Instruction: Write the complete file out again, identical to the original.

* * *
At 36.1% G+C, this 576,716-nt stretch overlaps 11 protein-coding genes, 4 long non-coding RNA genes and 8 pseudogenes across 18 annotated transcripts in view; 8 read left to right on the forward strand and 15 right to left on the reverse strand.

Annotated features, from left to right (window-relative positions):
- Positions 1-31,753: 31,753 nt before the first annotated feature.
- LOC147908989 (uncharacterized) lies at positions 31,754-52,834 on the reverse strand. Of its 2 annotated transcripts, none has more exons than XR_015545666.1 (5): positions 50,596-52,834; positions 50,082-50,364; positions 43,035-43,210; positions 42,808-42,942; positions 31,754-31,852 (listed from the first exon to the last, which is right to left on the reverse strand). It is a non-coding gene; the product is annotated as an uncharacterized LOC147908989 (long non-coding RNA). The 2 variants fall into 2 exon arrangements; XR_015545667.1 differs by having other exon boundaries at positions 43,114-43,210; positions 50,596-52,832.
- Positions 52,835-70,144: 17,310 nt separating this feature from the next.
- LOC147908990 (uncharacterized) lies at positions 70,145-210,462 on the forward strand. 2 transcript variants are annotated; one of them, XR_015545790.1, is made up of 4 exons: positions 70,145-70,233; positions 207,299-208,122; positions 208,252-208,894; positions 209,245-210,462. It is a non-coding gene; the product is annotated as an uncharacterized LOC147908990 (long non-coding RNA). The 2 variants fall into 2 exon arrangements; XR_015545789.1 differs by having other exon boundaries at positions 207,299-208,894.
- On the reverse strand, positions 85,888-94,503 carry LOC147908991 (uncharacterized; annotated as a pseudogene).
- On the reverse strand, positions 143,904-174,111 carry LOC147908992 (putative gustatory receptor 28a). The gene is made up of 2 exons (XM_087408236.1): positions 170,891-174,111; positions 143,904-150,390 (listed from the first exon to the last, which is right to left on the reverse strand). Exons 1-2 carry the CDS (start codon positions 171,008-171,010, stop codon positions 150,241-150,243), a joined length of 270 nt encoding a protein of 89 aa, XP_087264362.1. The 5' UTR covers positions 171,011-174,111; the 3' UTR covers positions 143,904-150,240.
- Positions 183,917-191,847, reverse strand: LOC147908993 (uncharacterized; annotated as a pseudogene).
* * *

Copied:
At 36.1% G+C, this 576,716-nt stretch overlaps 11 protein-coding genes, 4 long non-coding RNA genes and 8 pseudogenes across 18 annotated transcripts in view; 8 read left to right on the forward strand and 15 right to left on the reverse strand.

Annotated features, from left to right (window-relative positions):
- Positions 1-31,753: 31,753 nt before the first annotated feature.
- LOC147908989 (uncharacterized) lies at positions 31,754-52,834 on the reverse strand. Of its 2 annotated transcripts, none has more exons than XR_015545666.1 (5): positions 50,596-52,834; positions 50,082-50,364; positions 43,035-43,210; positions 42,808-42,942; positions 31,754-31,852 (listed from the first exon to the last, which is right to left on the reverse strand). It is a non-coding gene; the product is annotated as an uncharacterized LOC147908989 (long non-coding RNA). The 2 variants fall into 2 exon arrangements; XR_015545667.1 differs by having other exon boundaries at positions 43,114-43,210; positions 50,596-52,832.
- Positions 52,835-70,144: 17,310 nt separating this feature from the next.
- LOC147908990 (uncharacterized) lies at positions 70,145-210,462 on the forward strand. 2 transcript variants are annotated; one of them, XR_015545790.1, is made up of 4 exons: positions 70,145-70,233; positions 207,299-208,122; positions 208,252-208,894; positions 209,245-210,462. It is a non-coding gene; the product is annotated as an uncharacterized LOC147908990 (long non-coding RNA). The 2 variants fall into 2 exon arrangements; XR_015545789.1 differs by having other exon boundaries at positions 207,299-208,894.
- On the reverse strand, positions 85,888-94,503 carry LOC147908991 (uncharacterized; annotated as a pseudogene).
- On the reverse strand, positions 143,904-174,111 carry LOC147908992 (putative gustatory receptor 28a). The gene is made up of 2 exons (XM_087408236.1): positions 170,891-174,111; positions 143,904-150,390 (listed from the first exon to the last, which is right to left on the reverse strand). Exons 1-2 carry the CDS (start codon positions 171,008-171,010, stop codon positions 150,241-150,243), a joined length of 270 nt encoding a protein of 89 aa, XP_087264362.1. The 5' UTR covers positions 171,011-174,111; the 3' UTR covers positions 143,904-150,240.
- Positions 183,917-191,847, reverse strand: LOC147908993 (uncharacterized; annotated as a pseudogene).